Sony Cyber-shot HX9V Brief Review


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  • 16.2 megapixels
  • EXMOR R CMOS sensor
  • 16x optical zoom
  • 24mm wide-angle Sony G lens
  • Optical image stabilization
  • 3-inch LCD, 921k dots
  • 1080p HD video, AVCHD format
  • 10fps burst mode
  • 3D image capture, 3D panorama
  • High-res sweep panorama (42.9 megapixels)
  • ISO up to 3200
  • Full manual control
  • Integrated GPS for geo-tagging
  • HDMI output
  • Captures to SD/SDHC/Memory Stick media cards
  • Rechargeable lithium-ion battery
  • Release Date: 2011-04-30
  • Final Grade: 89 4.45 Star Rating: Recommended

Sony Cyber-shot HX9V
16.2 megapixels; EXMOR R CMOS sensor; 16x optical zoom; 24mm wide-angle Sony G lens; Optical image stabilization; 3-inch LCD, 921k dots; 1080p HD video, AVCHD format; 10fps burst mode; 3D image capture, 3D panorama; High-res sweep panorama (42.9 megapixels); ISO up to 3200; Full manual control; Integrated GPS for geo-tagging; HDMI output; Captures to SD/SDHC/Memory Stick media cards; Rechargeable lithium-ion battery
By , Last updated on: 9/29/2014

The HX9V is Sony's top-of-the-line compact zoom for 2011, featuring a little bit "more" of all the features found on the mid-range HX7V -- almost too many to list. This camera is built around the same EXMOR R backlit CMOS sensor that's used in many 2011 Cyber-shots, which basically means that it's fast and performs pretty well in low light. Early image quality tests show a pervasive softness in photos taken with the HX9V; that won't be a deal-breaker for most folks, since at regular viewing distances, the pictures look great, but it's certainly not the right camera for pixel peepers. It's one more option for casual (and maybe some enthusiast) users who want a fun, feature-packed, easy-to-use camera with an incredibly versatile lens. It isn't our favorite of the flagship compact zooms this year, but it has a lot of redeeming qualities and certainly has many fans out there.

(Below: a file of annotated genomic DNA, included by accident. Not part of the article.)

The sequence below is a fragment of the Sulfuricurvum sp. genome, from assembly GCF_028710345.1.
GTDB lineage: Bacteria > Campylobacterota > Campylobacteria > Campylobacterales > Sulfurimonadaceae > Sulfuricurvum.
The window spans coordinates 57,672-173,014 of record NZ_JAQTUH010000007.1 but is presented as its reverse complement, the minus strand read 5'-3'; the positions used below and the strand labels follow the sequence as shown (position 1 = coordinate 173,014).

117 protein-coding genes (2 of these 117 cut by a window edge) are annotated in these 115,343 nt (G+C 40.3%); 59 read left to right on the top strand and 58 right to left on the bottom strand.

The 24mm, 16x zoom Sony G lens looks quite versatile, and the high-res sweep panorama feature has the potential to be awesome. It's capable of taking enormous 42.9 megapixel panoramas, which should preserve a lot more detail than the relatively small images that lesser sweep-panorama features found on other Sony cameras churn out. The press materials also refer to "dSLR-class high-speed autofocus," which could be some sort of phase-detection autofocus -- impressive and uncommon in a compact camera, but without an internal mirror, we're not really sure how this would actually work. 

We're hoping to have a full-length review of this camera in the near future. That's dependent upon Sony sending us the camera, so voice your enthusiasm for our review in the comments below.

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Sony Reviews

Sony has been at the forefront of the market for consumer electronics for the past 30 years by offering innovative imaging products in response to changes in the market. Sony has made cameras that are ideal for casual users, hobbyists, and professional photographers through their dedication to implementing the most current technology with a sleek and minimal style, resulting in an end result of the highest quality.

Sony was the first to put a full-frame sensor inside of a mirrorless camera, the A7 and A7R, and a little later, the A7S. While the first-of-its-kind cameras aren't without flaws, Sony executed their ideas fairly well and made some pretty solid cameras to start the new line.

Speaking of first-of-its kind, Sony also designed a “camera-without-a-camera,” the QX10 and QX100. These cameras have a sensor and lens, but no operating system—instead, consumers use their smartphone via wi-fi or NFC to operate the camera. While the cameras certainly have flaws (mainly in the slow response due to operating through wi-fi), we still have to applaud Sony for the way they've responded to the rise in smartphone photography (plus the cameras have actually sold remarkably well).

Sony has also been highly successful with the RX compact camera line that began with the RX100, a compact camera with a 1” sensor, excellent image quality and full manual modes. The camera has since seen some solid updates, and remains a good option. Sony also added the RX10, a camera with a 1” sensor but instead of focusing on compact size, adds a much bigger zoom.

While their focus is on more advanced models, it’s usually a pretty safe bet to pick up a Sony compact, even a budget priced one, and still get a lot of bang for your buck. We're also big fans of Sony's designs, making their cameras easy to use and adjust, like the HX400 that has an automatic sensor on the electronic viewfinder as well as a control ring around the lens.

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